The Missouri Compromise and Its Aftermath
Slavery and the Meaning of America
Robert Pierce Forbes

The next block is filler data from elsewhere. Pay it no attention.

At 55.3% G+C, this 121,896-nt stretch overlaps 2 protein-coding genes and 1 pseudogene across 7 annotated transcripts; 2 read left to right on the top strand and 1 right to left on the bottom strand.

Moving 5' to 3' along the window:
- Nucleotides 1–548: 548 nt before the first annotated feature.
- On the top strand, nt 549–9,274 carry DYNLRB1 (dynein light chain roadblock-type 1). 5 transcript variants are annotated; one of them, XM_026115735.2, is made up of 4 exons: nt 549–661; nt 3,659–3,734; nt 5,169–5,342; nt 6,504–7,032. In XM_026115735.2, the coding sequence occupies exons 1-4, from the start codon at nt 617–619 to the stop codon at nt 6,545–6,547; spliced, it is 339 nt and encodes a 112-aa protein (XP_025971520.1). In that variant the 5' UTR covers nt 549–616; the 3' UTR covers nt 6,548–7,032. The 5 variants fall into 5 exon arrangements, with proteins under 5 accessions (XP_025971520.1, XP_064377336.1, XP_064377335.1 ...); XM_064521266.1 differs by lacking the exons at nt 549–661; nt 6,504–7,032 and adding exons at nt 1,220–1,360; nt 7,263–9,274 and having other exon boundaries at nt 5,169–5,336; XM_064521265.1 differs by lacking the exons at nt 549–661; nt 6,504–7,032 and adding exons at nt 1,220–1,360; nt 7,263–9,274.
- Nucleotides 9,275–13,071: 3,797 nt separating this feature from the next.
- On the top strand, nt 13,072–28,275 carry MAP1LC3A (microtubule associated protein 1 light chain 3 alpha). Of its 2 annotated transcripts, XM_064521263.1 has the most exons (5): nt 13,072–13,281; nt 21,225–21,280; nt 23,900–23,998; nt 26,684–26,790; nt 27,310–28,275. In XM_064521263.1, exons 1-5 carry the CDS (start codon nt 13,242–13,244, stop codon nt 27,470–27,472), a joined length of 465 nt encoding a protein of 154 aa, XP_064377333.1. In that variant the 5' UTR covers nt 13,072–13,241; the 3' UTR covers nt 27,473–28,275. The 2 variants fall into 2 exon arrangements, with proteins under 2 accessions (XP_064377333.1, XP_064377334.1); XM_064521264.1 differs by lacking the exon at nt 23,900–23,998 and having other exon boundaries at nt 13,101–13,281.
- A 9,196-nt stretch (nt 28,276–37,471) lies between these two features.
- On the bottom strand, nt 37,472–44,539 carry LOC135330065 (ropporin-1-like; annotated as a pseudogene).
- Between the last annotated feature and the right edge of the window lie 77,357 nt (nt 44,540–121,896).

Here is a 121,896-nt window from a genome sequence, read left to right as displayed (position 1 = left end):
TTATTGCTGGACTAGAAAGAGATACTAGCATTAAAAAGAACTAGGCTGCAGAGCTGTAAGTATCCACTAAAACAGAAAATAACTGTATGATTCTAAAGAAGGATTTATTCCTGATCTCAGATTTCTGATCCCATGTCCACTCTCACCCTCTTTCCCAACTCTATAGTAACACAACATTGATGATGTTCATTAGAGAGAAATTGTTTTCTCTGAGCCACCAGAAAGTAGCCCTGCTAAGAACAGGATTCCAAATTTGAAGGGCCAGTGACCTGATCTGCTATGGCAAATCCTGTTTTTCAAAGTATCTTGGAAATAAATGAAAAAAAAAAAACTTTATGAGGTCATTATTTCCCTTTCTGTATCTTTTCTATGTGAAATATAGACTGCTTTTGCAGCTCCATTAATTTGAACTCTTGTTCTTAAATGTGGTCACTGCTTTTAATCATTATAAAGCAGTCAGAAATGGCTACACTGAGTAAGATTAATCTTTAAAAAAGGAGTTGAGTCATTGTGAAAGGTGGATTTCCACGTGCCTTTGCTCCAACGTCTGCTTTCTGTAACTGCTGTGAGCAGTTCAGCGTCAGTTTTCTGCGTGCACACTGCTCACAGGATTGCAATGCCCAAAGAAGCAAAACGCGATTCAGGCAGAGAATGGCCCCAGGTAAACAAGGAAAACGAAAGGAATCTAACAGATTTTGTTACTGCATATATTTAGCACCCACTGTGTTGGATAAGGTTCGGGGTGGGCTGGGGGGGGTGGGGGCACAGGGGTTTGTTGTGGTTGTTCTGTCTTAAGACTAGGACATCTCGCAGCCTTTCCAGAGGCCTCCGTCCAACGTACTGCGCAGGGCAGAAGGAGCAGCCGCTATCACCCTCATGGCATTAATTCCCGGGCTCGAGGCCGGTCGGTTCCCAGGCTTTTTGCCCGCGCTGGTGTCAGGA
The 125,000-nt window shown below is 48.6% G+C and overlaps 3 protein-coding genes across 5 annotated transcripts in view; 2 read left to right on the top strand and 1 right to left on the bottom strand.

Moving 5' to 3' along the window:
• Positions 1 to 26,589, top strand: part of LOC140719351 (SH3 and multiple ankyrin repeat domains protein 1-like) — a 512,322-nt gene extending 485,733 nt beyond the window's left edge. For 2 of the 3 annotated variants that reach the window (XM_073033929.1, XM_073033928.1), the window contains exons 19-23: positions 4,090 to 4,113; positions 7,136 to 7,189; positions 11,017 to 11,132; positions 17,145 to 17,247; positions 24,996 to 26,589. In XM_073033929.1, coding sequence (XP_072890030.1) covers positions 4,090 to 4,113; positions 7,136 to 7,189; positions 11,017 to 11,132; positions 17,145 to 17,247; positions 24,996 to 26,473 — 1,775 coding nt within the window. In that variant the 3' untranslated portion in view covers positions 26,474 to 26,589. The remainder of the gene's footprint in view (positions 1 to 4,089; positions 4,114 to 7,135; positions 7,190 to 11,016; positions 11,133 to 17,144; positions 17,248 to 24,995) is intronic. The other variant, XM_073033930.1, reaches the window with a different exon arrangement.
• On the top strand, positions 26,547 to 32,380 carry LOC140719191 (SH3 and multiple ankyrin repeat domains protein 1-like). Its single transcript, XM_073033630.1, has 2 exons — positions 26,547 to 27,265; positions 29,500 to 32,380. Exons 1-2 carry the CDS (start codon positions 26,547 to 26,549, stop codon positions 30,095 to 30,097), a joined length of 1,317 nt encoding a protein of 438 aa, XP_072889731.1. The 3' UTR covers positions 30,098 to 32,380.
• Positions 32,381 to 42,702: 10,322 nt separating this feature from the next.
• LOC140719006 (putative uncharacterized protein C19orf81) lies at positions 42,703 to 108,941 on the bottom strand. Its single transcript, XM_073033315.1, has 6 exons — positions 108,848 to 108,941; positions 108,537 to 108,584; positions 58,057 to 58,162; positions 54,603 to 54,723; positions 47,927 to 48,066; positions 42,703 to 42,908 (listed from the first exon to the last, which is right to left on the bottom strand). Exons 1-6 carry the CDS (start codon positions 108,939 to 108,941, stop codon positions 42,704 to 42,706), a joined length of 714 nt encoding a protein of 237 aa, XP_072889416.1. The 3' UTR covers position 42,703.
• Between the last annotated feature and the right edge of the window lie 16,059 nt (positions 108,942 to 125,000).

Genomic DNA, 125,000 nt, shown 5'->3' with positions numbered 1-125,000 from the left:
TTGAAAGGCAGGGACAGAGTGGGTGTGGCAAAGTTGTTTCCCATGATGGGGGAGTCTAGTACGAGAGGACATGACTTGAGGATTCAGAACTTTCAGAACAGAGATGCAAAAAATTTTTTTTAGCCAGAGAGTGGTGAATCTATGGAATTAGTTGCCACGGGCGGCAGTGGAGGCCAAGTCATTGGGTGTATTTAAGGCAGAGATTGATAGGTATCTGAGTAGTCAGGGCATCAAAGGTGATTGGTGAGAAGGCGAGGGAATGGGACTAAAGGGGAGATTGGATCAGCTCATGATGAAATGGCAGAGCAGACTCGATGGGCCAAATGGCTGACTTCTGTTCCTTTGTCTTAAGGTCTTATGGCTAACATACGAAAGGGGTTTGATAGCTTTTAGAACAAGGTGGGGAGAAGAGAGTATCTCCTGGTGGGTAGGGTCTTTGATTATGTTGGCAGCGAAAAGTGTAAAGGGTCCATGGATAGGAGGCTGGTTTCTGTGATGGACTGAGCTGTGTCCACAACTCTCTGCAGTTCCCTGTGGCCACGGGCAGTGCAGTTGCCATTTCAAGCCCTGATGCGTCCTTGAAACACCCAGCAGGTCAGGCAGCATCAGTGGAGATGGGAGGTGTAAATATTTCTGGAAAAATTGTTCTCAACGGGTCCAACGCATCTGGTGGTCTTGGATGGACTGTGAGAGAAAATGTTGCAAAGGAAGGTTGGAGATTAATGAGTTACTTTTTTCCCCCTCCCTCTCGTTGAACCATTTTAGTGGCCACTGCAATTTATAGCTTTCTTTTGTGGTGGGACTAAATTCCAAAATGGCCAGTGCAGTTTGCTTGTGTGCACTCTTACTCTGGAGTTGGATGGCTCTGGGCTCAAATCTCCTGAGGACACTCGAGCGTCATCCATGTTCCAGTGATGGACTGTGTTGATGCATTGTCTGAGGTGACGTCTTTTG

When Congressman James Tallmadge of New York proposed barring slavery from the new state of Missouri, he sparked the most candid discussion of slavery ever held in Congress. The southern response quenched the surge of nationalism and confidence following the War of 1812 and inaugurated a new politics of racism and reaction. The South's rigidity on slavery made it an alluring electoral target for master political strategist Martin Van Buren, who emerged as the key architect of a new Democratic Party explicitly designed to mobilize southern unity and neutralize antislavery sentiment. Forbes's analysis reveals a surprising national consensus against slavery a generation before the Civil War, which was fractured by the controversy over Missouri.